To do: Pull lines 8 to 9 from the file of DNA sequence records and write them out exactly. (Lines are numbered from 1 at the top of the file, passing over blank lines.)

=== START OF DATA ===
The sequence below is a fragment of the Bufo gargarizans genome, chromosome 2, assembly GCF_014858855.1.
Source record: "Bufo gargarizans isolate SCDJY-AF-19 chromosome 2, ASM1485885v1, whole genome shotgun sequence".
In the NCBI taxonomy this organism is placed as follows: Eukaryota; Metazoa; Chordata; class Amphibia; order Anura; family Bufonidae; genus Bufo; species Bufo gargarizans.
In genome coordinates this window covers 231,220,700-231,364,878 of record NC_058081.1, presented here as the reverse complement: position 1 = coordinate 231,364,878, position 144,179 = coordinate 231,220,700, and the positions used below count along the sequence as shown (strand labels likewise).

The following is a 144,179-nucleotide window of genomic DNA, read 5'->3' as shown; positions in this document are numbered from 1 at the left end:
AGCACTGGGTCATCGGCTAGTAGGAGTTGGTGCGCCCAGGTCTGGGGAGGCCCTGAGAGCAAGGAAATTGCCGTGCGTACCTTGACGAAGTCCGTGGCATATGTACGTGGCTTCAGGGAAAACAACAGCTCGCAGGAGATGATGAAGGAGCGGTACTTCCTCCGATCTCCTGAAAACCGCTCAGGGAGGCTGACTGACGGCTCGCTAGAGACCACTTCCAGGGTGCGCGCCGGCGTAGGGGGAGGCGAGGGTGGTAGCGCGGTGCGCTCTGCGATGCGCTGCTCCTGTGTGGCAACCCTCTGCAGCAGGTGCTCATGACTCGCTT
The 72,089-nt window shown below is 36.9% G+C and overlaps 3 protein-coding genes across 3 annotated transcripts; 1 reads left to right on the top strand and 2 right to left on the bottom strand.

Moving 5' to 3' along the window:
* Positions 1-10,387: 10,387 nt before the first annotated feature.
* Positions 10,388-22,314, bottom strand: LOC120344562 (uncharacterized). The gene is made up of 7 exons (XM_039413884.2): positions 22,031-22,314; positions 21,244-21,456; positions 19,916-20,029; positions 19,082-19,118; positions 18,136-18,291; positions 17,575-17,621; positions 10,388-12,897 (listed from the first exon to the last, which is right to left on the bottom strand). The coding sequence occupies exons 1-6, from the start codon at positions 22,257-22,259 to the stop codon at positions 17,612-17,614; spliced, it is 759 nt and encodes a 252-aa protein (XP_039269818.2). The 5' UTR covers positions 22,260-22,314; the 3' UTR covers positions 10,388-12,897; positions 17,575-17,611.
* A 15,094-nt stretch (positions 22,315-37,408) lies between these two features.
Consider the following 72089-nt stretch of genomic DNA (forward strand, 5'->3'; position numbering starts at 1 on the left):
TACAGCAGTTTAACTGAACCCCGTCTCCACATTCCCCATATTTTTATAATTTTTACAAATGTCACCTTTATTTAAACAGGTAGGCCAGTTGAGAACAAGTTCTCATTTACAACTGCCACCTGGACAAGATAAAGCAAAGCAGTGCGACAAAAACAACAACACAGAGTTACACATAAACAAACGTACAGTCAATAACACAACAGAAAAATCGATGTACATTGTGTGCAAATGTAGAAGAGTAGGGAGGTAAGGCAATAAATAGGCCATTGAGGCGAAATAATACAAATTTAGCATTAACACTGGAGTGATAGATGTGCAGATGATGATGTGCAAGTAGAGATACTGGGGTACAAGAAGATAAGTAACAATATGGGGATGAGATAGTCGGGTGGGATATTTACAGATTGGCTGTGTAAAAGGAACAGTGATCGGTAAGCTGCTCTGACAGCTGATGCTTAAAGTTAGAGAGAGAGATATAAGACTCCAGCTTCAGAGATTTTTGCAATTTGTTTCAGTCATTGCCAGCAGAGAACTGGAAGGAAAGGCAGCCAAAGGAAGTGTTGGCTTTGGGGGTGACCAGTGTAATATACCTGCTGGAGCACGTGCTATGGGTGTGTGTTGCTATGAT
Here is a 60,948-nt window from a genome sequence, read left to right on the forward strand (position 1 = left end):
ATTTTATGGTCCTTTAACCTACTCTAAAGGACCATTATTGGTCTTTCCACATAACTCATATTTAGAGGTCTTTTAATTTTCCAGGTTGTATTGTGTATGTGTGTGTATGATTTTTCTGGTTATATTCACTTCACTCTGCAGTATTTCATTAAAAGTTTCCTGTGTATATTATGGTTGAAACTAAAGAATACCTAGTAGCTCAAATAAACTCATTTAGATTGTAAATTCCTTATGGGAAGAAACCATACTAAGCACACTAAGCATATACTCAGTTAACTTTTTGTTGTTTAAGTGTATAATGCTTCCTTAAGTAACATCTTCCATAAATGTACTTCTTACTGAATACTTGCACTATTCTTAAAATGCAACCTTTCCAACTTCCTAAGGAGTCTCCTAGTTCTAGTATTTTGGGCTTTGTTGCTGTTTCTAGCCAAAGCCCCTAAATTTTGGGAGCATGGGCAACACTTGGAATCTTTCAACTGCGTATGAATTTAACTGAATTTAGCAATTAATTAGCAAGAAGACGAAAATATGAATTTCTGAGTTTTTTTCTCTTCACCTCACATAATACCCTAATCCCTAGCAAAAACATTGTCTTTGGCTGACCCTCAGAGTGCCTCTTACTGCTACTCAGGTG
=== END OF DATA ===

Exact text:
Moving 5' to 3' along the window:
* Positions 1-10,387: 10,387 nt before the first annotated feature.